Multiple Wise County transportation projects were recently listed on TxDOT’s 2023 Unified Transportation Program.
County Judge J.D. Clark, who serves on the Regional Transportation Council as a representative for Wise and Parker Counties, said the area projects have received much needed funding. The projects listed on the UTP are given more priority because the Regional Transportation Council agrees to monetary support the work.
“These projects are dedicated to improving safety, addressing congestion and connectivity, and preserving roadways for Texas drivers,” Texas Transportation Commission Chairman J. Bruce Bugg Jr. said in a recent release.
With more people moving to Wise County, Clark and other members of the RTC see the need for roadway improvements.
“The RTC is a valuable organization in steering transportation priorities and dollars in the region,” Clark said. “We can have all the ideas at home about what TxDOT needs to be working on, but until we can help steer some money toward those projects, they are not going to get much traction to move up the priority.”
Wise County projects listed on the UTP include Farm Road 730 expansion between Decatur and Boyd, U.S. 81/287 improvements, and the reconfiguration of the Farm Road 1810 and U.S. 81/287 intersection.
Similar to many residents that travel in these areas, Clark knows that safety is a major concern. He also said that ensuring safe transportation does come at a cost.
“We are in one of the fastest growing regions of the nation with massive transportation needs, so it is so important that we are at that table to advocate for our projects,” Clark said. “There are finite dollars ,and we have to be ready to push for our projects.”
Work is expected to begin on Farm Road 730 in the near future. Widening the road will allow the increasing traffic to flow more smoothly as well as provide much needed turn lanes.
“There is more traffic than we have ever seen on 730,” Clark said. “It needs turn lanes and shoulders to prevent some of those deadly accidents.”
U.S. 81/287 is one of the busiest highways not only in the county but in North Texas. The building of large subdivisions that connect to the road presents obstacles. In fact, some popular exits have already experienced new challenges related to growth.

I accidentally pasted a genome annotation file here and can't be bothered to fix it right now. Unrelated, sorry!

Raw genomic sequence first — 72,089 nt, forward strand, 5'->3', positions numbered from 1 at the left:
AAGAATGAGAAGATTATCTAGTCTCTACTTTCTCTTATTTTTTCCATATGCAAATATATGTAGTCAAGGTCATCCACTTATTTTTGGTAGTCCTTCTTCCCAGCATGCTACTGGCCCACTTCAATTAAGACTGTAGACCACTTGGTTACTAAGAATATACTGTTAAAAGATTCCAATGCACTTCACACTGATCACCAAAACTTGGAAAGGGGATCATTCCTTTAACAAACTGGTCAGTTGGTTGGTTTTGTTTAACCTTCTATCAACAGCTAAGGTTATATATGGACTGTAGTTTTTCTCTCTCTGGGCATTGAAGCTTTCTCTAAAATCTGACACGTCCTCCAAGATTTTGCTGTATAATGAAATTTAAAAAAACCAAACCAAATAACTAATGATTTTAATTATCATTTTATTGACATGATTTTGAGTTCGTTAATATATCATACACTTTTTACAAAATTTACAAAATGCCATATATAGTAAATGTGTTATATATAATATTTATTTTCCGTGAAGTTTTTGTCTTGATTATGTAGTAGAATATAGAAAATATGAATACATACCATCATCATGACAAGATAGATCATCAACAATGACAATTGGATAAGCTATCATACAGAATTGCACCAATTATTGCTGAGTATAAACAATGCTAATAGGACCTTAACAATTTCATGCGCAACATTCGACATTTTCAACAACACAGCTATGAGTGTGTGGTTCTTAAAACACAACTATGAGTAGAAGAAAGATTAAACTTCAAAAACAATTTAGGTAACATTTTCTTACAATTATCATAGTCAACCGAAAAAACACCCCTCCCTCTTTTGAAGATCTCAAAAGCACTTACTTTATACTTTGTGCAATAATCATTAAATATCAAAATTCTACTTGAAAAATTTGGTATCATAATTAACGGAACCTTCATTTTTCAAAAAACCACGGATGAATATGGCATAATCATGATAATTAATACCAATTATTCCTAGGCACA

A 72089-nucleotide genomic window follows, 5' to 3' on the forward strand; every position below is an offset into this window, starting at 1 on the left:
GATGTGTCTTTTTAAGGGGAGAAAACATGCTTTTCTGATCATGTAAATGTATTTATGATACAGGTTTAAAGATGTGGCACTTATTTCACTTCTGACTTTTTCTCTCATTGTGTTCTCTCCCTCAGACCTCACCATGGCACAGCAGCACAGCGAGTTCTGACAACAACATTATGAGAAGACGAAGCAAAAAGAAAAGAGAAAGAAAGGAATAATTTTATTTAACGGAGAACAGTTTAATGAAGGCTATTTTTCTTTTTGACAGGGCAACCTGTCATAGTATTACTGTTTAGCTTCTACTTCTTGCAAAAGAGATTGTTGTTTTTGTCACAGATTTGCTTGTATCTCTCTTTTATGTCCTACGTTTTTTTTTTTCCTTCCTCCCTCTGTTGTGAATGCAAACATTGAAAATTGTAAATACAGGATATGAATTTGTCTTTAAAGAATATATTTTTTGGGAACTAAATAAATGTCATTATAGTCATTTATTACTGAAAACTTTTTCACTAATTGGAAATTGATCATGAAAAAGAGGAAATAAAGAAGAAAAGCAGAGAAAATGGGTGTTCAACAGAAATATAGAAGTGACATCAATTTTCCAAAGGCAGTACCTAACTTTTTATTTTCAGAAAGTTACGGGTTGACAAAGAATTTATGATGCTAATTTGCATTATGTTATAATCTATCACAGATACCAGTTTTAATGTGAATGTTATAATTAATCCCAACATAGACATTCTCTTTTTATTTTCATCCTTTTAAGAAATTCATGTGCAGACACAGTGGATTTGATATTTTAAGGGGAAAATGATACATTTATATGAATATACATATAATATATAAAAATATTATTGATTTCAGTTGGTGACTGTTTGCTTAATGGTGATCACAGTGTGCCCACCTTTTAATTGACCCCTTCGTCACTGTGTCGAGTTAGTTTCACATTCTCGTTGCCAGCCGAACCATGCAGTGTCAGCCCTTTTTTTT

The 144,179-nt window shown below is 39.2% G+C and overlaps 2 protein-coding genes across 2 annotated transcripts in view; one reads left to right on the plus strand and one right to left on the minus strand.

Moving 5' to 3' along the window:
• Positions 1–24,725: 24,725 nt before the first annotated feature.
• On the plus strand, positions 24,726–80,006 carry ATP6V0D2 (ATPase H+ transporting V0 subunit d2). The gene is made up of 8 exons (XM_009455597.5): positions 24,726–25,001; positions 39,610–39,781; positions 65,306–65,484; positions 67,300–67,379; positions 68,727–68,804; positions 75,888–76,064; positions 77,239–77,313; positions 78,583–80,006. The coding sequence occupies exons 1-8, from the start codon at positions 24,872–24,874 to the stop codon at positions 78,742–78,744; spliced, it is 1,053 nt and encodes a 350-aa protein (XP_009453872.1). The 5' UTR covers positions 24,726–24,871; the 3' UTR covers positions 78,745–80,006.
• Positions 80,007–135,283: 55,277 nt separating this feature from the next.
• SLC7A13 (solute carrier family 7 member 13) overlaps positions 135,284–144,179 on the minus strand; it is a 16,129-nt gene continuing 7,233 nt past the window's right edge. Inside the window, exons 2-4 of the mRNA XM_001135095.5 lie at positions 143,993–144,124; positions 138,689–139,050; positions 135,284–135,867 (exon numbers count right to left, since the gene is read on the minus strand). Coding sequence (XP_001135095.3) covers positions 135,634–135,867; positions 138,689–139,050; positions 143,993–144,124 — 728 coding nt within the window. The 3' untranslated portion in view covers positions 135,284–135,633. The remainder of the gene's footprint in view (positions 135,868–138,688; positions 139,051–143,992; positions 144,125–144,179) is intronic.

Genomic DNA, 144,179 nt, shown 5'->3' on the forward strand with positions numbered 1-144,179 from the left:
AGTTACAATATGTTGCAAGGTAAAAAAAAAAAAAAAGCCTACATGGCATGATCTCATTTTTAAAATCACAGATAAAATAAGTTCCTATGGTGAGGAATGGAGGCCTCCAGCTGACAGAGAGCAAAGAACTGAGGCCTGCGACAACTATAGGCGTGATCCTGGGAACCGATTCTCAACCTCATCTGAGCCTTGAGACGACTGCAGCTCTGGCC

“At peak times you have traffic backing up to 287, and it is a disaster waiting to happen,” Clark said.
The RTC hopes that adding service roads along U.S. 81/287 from near Pioneer Road to the Tarrant County line will help alleviate these problems.
Another location that concerns Clark and is featured in the UTP is the Farm Road 1810 and U.S. 81/287 intersection. Its proximity to the U.S. 380 exit and the hill on U.S. 81/287 southbound has led to major accidents. Clark said that the issue will require more than just a ‘Band- Aid’ fix.
“You have so many rock trucks coming from the west part of the county trying to get to 287 that it is very dangerous when they meet the traffic coming from 287 at that intersection,” Clark said.
Plans for the project include a graded interchange and service roads running onto U.S. 81/287. Although, the most helpful improvement is the intersection’s relocation further north.
Clark said that the service roads will likely provide benefits beyond safety. He anticipates the new roads will attract businesses.
“Service roads are huge for commercial economic development,” Clark said.
Bugg Jr. offered research that supports Clark’s claim in his release. The Texas A&M Transportation Institute found that $15.5 billion per year will be added to the Texas economy due to the total projects listed on the UTP.
“These benefits are a result of increased labor income and business output, and the addition of 58,500 direct and indirect jobs,” Bugg Jr. said.
Without the support of the RTC, it is unlikely that these projects would have made the 2023 UTP. Clark said that TxDOT has limited funding and there is not enough to go around.
“The Unified Plan is the RTC telling TxDOT that they have funding to make this happen and they can move forward with their design, engineering, and right-of-way acquisition,” Clark said. “It makes it much more likely for these things to get done more quickly than we would see otherwise.”
Nevertheless, Clark knows that there are other areas that need to be addressed and he is eager to continue to collaborate with the RTC as well as the Tarrant Regional Transportation Coalition. The TRTC focuses on transportation projects located in the west section of the Metroplex. TRTC backing helps projects that connect to this area such as U.S. 81/287. According to Clark, forming these partnerships is a step in the right direction.
“These projects being on the Unified Plan right now are not meant to downplay the issues in other areas,” Clark said. “We just have a lot of things that need to be fixed and we have to snag the funding to do it.”